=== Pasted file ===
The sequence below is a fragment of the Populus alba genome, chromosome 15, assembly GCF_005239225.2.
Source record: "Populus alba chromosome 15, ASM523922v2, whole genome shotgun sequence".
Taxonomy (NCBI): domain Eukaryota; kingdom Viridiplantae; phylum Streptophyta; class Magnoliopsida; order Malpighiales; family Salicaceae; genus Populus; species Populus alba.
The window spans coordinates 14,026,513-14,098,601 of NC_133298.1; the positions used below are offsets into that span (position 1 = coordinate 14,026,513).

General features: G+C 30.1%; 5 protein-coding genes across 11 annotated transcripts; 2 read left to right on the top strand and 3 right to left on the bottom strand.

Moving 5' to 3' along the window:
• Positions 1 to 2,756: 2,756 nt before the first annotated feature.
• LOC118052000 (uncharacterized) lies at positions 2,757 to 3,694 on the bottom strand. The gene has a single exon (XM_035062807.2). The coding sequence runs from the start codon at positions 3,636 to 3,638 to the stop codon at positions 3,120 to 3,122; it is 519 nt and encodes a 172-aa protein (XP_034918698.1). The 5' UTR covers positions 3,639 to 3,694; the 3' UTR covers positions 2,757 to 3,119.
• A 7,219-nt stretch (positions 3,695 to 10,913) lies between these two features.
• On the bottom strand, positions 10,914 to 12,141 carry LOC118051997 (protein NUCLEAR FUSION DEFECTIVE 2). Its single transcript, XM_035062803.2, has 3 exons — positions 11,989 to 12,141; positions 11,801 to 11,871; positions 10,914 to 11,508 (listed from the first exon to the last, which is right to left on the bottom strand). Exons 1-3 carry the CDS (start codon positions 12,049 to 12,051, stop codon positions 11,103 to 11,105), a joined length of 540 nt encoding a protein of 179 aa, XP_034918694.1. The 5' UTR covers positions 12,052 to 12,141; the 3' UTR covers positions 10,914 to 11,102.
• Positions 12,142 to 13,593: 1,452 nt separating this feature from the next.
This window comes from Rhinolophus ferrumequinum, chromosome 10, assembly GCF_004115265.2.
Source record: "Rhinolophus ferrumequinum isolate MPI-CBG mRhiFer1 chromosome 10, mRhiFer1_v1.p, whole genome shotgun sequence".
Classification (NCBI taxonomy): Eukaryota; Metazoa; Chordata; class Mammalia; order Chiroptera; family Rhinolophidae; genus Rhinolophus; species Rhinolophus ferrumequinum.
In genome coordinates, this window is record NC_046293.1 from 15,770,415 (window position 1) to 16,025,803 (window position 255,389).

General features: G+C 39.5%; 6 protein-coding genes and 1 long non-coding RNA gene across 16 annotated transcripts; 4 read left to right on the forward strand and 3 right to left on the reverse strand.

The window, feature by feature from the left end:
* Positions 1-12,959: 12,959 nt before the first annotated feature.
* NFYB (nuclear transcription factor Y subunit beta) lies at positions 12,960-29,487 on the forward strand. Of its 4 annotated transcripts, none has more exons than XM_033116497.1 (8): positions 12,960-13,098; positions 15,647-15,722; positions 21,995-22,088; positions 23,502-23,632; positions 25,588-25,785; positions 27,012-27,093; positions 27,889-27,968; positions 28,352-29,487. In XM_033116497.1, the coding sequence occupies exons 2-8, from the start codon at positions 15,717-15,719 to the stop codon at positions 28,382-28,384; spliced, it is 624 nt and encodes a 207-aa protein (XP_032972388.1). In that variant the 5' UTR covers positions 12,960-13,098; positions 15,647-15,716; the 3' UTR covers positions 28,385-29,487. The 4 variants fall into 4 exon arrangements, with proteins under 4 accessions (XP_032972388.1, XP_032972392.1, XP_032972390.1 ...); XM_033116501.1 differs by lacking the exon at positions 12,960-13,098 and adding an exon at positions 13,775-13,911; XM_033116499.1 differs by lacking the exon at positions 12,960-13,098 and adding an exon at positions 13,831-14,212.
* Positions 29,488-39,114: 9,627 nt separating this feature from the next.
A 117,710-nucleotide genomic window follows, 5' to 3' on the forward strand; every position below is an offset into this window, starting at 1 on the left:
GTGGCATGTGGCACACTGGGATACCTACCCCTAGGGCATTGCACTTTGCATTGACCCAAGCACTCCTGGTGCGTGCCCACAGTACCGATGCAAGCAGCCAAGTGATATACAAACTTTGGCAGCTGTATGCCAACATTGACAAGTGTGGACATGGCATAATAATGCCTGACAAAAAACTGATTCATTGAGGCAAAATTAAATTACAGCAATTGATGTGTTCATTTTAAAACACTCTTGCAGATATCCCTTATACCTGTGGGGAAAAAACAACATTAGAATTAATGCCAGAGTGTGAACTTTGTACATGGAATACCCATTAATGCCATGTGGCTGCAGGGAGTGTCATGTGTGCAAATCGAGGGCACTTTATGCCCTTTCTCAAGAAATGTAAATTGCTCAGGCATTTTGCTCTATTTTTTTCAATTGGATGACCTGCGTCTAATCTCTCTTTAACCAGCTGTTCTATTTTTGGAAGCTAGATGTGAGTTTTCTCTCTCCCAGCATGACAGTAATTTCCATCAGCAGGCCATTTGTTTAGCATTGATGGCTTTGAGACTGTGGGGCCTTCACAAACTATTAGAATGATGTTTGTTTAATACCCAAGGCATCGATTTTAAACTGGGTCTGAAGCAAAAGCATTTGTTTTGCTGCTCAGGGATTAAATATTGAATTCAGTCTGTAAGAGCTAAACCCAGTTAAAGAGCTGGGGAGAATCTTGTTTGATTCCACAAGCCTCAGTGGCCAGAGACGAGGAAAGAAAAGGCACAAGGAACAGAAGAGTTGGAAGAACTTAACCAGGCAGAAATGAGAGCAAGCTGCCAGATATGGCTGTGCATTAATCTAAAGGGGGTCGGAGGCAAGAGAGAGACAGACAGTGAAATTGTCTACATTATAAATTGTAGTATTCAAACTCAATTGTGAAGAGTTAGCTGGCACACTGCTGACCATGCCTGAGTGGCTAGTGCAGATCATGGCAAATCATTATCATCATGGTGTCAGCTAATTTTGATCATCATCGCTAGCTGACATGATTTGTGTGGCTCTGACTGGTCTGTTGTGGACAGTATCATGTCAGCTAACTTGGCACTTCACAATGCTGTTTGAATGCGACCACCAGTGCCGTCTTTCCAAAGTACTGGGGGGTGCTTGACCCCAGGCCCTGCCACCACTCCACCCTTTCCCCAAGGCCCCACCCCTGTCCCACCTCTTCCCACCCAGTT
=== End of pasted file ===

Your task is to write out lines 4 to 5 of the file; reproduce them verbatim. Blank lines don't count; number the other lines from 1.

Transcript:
The window spans coordinates 14,026,513-14,098,601 of NC_133298.1; the positions used below are offsets into that span (position 1 = coordinate 14,026,513).

General features: G+C 30.1%; 5 protein-coding genes across 11 annotated transcripts; 2 read left to right on the top strand and 3 right to left on the bottom strand.